Trimethyaminuria, also known as Fish Odour Syndrome, Fish Malodour Syndrome and Stale Fish Syndrome.
Trimethyaminuria is a metabolic disorder in which a person is not able to break down trimethylamine, the compound that gives fish their fishy odour, into smaller compounds.
This results in trimethylamine accumulating in the body and then being released in the person's sweat, urine and breath, giving off a strong fishy odour.
The intensity of this odour may vary over time. The strong body odour can interfere with many aspects of daily life, affecting a person's relationships, social life, and career. Some people with trimethylaminuria experience depression and social isolation as a result of this condition.
Although gene mutations account for most cases of trimethyaminuria, the condition can also be caused by other factors. A fish-like body odour may result from an excess of certain proteins in the diet or from an increase in bacteria that normally produce trimethylamine in the digestive system. A few cases of the disorder have been identified in adults with liver or kidney disease.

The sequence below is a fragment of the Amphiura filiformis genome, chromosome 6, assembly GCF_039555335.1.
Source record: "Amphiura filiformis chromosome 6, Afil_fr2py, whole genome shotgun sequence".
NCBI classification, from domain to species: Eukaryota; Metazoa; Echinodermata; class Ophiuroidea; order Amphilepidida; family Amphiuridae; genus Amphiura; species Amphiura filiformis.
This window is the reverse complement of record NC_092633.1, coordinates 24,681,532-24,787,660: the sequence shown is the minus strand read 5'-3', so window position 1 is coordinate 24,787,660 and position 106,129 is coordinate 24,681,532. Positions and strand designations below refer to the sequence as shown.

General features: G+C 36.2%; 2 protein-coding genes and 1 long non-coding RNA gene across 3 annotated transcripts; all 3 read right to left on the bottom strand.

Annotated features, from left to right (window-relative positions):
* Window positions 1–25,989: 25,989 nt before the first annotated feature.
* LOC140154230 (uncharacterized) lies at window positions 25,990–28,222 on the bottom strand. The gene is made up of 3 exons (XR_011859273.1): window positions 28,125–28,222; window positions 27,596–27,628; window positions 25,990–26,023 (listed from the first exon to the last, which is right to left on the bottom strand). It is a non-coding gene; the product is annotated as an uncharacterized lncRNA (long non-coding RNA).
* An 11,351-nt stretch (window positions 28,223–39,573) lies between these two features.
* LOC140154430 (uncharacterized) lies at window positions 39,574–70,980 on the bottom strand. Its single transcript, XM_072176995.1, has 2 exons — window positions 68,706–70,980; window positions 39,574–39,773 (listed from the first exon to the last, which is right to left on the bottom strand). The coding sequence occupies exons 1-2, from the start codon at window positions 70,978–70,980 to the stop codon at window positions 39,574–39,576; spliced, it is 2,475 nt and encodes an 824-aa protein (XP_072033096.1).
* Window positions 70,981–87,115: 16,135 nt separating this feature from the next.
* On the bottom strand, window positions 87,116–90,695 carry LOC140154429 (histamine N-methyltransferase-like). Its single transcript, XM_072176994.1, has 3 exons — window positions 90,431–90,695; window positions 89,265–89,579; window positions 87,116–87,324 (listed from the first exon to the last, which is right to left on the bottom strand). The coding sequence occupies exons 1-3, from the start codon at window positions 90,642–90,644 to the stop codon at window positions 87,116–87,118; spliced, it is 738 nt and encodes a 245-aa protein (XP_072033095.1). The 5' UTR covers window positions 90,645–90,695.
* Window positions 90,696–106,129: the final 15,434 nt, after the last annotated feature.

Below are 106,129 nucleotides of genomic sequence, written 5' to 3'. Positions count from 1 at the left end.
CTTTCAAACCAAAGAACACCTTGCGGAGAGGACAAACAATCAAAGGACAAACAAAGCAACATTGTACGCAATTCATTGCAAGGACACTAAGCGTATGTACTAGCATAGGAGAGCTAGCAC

Trimethyaminuria is an uncommon genetic disorder. Mutations in the FMO3 gene cause trimethyaminuria.
The FMO3 gene provides instructions for making an enzyme that breaks down nitrogen-containing compounds from the diet, including trimethylamine. This compound is produced by bacteria in the intestine as they help digest proteins from eggs, liver, legumes (such as soybeans and peas), certain kinds of fish, and other foods. Normally, the FMO3 enzyme converts fishy-smelling trimethylamine into another molecule that has no odour. If the enzyme is missing or its activity is reduced because of a mutation in the FMO3 gene, trimethylamine is not processed properly and can build up in the body. As excess trimethylamine is released in a person's sweat, urine, and breath, it causes the strong odour characteristic of trimethyaminuria.
Most cases of trimethyaminuria appear to be inherited in an autosomal recessive pattern, which means both copies of the gene in each cell have mutations. Most often, the parents of an individual with an autosomal recessive condition each carry one copy of the mutated gene, but typically do not show signs and symptoms of the condition. Carriers of an FMO3 mutation, however, may have mild symptoms of trimethyaminuria or experience temporary episodes of fish-like body odour.
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